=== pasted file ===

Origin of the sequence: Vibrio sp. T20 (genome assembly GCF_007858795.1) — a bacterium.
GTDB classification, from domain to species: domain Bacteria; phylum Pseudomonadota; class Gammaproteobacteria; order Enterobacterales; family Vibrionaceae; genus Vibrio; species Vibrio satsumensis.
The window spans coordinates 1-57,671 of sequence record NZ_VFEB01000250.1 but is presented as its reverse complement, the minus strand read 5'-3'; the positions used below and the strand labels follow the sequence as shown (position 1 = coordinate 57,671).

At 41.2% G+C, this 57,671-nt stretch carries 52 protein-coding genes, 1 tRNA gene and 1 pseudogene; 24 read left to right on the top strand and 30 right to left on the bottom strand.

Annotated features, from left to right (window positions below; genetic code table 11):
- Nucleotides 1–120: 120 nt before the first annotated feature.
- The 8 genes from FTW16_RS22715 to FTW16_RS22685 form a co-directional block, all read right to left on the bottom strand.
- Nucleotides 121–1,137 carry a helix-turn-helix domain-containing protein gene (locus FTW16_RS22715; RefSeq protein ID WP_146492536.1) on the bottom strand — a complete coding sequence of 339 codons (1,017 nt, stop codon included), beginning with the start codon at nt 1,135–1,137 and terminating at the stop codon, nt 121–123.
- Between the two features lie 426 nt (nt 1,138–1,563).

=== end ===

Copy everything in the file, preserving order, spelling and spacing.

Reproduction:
Origin of the sequence: Vibrio sp. T20 (genome assembly GCF_007858795.1) — a bacterium.
GTDB classification, from domain to species: domain Bacteria; phylum Pseudomonadota; class Gammaproteobacteria; order Enterobacterales; family Vibrionaceae; genus Vibrio; species Vibrio satsumensis.
The window spans coordinates 1-57,671 of sequence record NZ_VFEB01000250.1 but is presented as its reverse complement, the minus strand read 5'-3'; the positions used below and the strand labels follow the sequence as shown (position 1 = coordinate 57,671).

At 41.2% G+C, this 57,671-nt stretch carries 52 protein-coding genes, 1 tRNA gene and 1 pseudogene; 24 read left to right on the top strand and 30 right to left on the bottom strand.

Annotated features, from left to right (window positions below; genetic code table 11):
- Nucleotides 1–120: 120 nt before the first annotated feature.
- The 8 genes from FTW16_RS22715 to FTW16_RS22685 form a co-directional block, all read right to left on the bottom strand.
- Nucleotides 121–1,137 carry a helix-turn-helix domain-containing protein gene (locus FTW16_RS22715; RefSeq protein ID WP_146492536.1) on the bottom strand — a complete coding sequence of 339 codons (1,017 nt, stop codon included), beginning with the start codon at nt 1,135–1,137 and terminating at the stop codon, nt 121–123.
- Between the two features lie 426 nt (nt 1,138–1,563).